Today was a 24km walk along the Roman road to Mansilla de las Mulas. We headed out in the dark into a frozen tundra (seriously!) and experienced the most beautiful sunrise I have seen so far. I have a hard time even being able to describe the allure, the mystery, the charm and magic of the Camino at dawn. And today the Roman road was pronounced with stones that have clearly been there for thousands of years, stepped on by millions of pilgrims and soldiers before me. To walk along the same path as Julius Caesar and Charlemagne is pretty wild. Today’s walk was 18km of nothing but road surrounded by fields and birds, then one small town that boasted a tremendously eclectic cafe run by a man who called himself Elvis (where I sampled a “craft beer”, an IPA) and then a few more miles of isolation before landing in Mansilla. Drew and I were the first ones to our albergue and we treated ourselves with a load of laundry in the washing machine. This afternoon I have been catching up on writing, postcards, and the blog of course. I am eager to go downstairs and join in some social time and figure out what the dinner plans are. Tomorrow we have a short walk into Leon and then can explore the city.
I am feeling pretty a-okay with this, both physically and mentally. I am just over halfway there, two days ago was my “Tirty-Tree-and-a-Tird” birthday, and two weeks from today I will be walking into Santiago de Compostela. I am sorting through my thoughts daily and gaining perspective. I am not saying that the Camino is a magical conduit of revelation, but so far it has been a great place for me to reflect on where I am at age 33 and where I want to be tomorrow, next year, in ten years and in 33 more years. And I cannot begin to express how blessed I feel. Especially by the support and love I have received from my family and friends, thank you.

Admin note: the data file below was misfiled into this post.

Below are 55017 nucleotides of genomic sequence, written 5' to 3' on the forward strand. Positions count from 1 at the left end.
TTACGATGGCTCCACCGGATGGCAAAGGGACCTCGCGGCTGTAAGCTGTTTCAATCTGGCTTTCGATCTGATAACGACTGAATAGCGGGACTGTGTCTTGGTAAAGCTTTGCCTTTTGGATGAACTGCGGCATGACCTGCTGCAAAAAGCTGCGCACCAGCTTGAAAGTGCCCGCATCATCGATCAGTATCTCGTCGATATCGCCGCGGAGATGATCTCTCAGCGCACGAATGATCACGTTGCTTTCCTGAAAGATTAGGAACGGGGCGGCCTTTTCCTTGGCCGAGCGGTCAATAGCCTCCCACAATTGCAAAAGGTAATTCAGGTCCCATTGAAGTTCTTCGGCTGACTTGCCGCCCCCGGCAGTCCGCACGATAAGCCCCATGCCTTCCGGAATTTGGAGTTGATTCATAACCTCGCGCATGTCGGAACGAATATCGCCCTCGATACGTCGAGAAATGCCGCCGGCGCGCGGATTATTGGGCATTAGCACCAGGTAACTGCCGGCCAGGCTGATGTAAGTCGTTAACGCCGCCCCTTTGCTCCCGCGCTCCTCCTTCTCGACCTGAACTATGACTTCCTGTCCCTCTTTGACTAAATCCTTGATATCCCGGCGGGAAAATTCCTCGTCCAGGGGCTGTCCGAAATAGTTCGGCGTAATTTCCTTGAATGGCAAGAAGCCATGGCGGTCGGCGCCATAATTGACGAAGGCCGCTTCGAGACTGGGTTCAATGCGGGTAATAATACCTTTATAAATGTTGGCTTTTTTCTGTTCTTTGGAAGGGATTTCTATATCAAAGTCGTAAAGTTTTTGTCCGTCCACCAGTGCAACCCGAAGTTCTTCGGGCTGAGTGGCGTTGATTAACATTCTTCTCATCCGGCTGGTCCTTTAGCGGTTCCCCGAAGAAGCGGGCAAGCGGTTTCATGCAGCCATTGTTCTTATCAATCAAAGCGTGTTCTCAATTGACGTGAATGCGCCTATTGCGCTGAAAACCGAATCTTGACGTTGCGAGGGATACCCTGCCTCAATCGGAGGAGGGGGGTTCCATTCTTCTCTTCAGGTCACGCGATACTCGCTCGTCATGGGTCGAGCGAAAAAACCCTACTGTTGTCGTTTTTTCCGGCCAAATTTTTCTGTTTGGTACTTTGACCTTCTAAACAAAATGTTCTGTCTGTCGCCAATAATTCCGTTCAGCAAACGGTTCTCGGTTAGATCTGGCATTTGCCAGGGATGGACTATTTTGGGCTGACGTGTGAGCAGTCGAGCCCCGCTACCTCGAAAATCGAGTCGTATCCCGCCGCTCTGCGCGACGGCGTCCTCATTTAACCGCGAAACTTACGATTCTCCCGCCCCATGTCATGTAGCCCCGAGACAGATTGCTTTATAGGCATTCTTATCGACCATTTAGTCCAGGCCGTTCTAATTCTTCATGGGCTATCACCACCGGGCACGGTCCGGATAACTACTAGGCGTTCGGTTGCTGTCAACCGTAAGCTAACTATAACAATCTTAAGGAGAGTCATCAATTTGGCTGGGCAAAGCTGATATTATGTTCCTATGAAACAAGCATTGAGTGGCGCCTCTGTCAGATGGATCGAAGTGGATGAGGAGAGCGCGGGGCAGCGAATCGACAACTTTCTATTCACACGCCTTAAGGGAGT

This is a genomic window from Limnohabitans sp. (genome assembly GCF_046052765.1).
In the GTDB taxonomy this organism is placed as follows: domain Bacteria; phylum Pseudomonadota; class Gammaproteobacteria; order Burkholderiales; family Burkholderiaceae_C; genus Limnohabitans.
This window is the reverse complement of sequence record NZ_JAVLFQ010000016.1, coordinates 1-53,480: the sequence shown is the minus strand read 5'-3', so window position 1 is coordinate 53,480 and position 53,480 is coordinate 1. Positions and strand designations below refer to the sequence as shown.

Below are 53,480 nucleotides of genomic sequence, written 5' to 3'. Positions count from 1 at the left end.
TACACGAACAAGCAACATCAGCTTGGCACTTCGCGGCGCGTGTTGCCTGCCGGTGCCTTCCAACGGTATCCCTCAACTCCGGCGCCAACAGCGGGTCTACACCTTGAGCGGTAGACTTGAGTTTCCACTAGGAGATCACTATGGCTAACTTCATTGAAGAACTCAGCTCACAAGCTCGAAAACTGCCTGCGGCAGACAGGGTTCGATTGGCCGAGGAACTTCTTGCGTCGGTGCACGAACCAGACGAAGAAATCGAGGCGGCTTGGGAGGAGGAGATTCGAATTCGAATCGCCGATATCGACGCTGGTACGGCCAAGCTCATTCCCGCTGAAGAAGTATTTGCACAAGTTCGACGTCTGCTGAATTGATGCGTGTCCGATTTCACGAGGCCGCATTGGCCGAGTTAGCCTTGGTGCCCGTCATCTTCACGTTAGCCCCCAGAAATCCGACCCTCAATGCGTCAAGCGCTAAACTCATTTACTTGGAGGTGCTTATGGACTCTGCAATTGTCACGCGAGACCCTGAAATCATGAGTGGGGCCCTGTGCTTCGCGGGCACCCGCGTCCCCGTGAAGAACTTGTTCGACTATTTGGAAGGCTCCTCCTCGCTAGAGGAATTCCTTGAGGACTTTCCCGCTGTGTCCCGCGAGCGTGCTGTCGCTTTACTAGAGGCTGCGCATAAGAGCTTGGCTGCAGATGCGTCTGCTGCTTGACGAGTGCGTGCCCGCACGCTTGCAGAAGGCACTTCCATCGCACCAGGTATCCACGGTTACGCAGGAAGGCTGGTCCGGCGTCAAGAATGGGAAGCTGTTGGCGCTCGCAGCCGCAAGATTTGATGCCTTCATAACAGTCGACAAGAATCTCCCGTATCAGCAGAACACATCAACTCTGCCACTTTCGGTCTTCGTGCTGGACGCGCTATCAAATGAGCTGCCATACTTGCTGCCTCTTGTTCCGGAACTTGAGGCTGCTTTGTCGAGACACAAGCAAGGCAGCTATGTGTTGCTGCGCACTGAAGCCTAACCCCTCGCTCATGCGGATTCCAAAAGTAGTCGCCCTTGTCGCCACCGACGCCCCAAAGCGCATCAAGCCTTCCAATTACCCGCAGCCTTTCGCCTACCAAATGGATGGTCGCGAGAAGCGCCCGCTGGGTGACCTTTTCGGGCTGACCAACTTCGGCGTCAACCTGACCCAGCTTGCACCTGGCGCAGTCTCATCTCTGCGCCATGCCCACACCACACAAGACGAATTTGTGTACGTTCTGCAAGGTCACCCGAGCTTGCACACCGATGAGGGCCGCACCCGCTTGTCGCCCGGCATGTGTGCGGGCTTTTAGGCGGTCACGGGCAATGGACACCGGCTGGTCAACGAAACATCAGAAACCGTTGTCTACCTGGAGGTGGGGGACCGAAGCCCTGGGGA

Thank you so much to my sponsors! Day 16 was sponsored by my amazing and lovely Grandma, Dee H., as well as by Dan and Leslie M., who I love dearly and am so thankful to have in my life. Day 17 was sponsored by one of my lovely Theta ladies and best UCSB pals, Maureen B. (Weenie) as well as by Jon and Eileen K., who I will thank over homebrew back in Astoria next month! Day 18 was sponsored by two of my favorite people, Tracy and Mike S., as well as by Matthew P., one of old Astoria Bier and Cheese buddies and neighbor. And lastly, thank you to my Day 19 sponsor, Bill B., who I have known for 15 years now – that is crazy! So much love to you all, thank you!!!